Between the drive from your Denver apartment to the Devil’s Head Firetower trailhead and the hike itself, you’ll get a serious dose of aspens. This 2.7-mile out-and-back hike is moderately difficult and generally not too crowded. As with most hikes on this list, expect more trail traffic during peak season. The sunrise over the Rampart Range is a majestic experience anyway. In light traffic, the trailhead is just over an hour’s drive from Denver.

Diamond Lake Hike

Indian Peaks Wilderness

Known for its especially vibrant wildflowers in summer, this beautiful alpine lake hike really delivers for aspen lovers in the fall. Along the moderate, 5.7-mile loop, hikers also pass a waterfall and a decommissioned mine. Several of Colorado’s highest mountain peaks can be seen from the trail, with the views from the lake being especially memorable. Leashed dogs are permitted on the trail. If you want to see the aspens changing at Diamond Lake and cannot swing a weekday hiking trip, get a very early start. Otherwise, you’ll be trekking with the masses. The Fourth of July trailhead is just over an hour from AMLI Arista and another half-hour drive from Denver.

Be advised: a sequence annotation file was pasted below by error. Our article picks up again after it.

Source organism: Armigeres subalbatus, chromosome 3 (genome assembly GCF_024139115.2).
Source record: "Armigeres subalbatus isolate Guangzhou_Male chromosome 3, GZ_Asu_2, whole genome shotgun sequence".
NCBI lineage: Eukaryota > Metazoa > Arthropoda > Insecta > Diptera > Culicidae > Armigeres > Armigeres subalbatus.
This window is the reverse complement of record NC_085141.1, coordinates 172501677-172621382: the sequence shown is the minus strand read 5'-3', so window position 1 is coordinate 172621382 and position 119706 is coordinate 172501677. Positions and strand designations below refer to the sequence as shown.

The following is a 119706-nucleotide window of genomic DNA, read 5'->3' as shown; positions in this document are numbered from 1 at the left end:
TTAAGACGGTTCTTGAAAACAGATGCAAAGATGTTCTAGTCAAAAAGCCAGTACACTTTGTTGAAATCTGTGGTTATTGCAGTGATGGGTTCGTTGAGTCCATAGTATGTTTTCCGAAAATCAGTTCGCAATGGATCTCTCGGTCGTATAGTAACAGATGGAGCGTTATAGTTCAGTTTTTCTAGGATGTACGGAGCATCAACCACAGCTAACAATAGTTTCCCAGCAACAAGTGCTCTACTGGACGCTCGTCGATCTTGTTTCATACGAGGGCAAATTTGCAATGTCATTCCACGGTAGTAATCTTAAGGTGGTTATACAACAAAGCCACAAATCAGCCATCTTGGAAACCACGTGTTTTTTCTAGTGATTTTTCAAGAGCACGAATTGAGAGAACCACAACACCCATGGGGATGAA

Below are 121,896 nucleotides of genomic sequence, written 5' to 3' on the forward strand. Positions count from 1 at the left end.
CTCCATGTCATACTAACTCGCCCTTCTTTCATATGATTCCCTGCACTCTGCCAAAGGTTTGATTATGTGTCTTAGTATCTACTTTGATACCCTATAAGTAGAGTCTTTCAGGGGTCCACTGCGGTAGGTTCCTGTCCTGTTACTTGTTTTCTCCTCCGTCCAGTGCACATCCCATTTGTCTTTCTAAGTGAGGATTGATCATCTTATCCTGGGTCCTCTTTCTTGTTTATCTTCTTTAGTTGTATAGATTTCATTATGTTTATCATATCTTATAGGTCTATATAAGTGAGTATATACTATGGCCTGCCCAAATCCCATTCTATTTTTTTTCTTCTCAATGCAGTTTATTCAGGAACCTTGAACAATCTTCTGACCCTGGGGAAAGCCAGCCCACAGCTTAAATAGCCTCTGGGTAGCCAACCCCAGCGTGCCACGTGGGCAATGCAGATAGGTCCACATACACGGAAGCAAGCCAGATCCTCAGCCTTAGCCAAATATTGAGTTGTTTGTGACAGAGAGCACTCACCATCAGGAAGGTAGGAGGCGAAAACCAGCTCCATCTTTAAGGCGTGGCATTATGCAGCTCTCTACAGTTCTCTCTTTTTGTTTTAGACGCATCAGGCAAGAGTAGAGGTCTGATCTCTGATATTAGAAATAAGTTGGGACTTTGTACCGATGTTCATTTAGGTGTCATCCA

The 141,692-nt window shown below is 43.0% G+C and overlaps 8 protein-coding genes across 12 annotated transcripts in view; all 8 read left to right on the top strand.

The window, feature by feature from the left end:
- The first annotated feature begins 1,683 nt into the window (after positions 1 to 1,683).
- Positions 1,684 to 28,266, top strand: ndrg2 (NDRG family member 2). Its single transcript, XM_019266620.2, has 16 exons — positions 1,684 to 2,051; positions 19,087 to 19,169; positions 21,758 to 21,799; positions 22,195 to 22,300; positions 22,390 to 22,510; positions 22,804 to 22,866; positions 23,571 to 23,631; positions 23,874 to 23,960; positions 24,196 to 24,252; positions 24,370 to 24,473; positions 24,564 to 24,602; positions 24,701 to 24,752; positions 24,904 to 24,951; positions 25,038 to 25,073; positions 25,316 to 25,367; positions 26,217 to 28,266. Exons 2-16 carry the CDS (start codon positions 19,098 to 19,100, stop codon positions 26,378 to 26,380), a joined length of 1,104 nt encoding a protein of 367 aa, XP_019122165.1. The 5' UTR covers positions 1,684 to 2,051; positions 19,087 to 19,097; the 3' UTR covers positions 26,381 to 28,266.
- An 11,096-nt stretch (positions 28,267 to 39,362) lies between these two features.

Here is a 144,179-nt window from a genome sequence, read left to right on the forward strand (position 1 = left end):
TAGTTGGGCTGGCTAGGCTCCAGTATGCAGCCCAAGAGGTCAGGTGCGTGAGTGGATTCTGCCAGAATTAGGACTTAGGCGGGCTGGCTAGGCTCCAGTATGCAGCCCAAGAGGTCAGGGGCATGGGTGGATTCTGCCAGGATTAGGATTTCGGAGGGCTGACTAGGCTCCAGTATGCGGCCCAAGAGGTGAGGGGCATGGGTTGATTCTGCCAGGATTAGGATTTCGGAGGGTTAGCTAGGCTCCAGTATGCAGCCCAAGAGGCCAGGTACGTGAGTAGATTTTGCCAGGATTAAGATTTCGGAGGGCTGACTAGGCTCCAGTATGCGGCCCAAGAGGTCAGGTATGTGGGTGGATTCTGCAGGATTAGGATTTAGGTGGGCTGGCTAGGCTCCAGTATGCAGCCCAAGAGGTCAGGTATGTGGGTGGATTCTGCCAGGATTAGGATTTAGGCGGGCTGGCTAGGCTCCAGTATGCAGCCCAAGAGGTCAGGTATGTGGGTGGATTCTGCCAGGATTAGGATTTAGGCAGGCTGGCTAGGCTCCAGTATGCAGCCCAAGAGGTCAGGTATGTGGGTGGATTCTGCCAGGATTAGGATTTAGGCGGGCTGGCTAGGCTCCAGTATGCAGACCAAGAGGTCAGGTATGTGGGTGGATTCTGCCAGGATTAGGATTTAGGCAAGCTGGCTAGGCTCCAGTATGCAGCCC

East Lake Creek

The majority of this moderate, four-mile out-and-back hiking trail winds through an aspen forest. Time your hike right, and you’ll struggle to see dirt on the trail. The ground gets completely covered in aspen leaves. Leashed dogs are welcome on East Lake Creek Trail. The trailhead, 20 miles east of Vail, is a two-hour drive from AMLI Park Avenue.

Elk Falls Overlook

Staunton State Park

Conveniently located less than an hour’s drive from downtown Denver, the Elk Falls Overlook trail is an absolute gem as far as aspen views are concerned. But the 10-mile roundtrip hike, difficult at times, is not for the unseasoned hiker. Thankfully for those not properly conditioned, Staunton State Park is home to shorter and less difficult hikes with aspen views. Leashed dogs are welcome.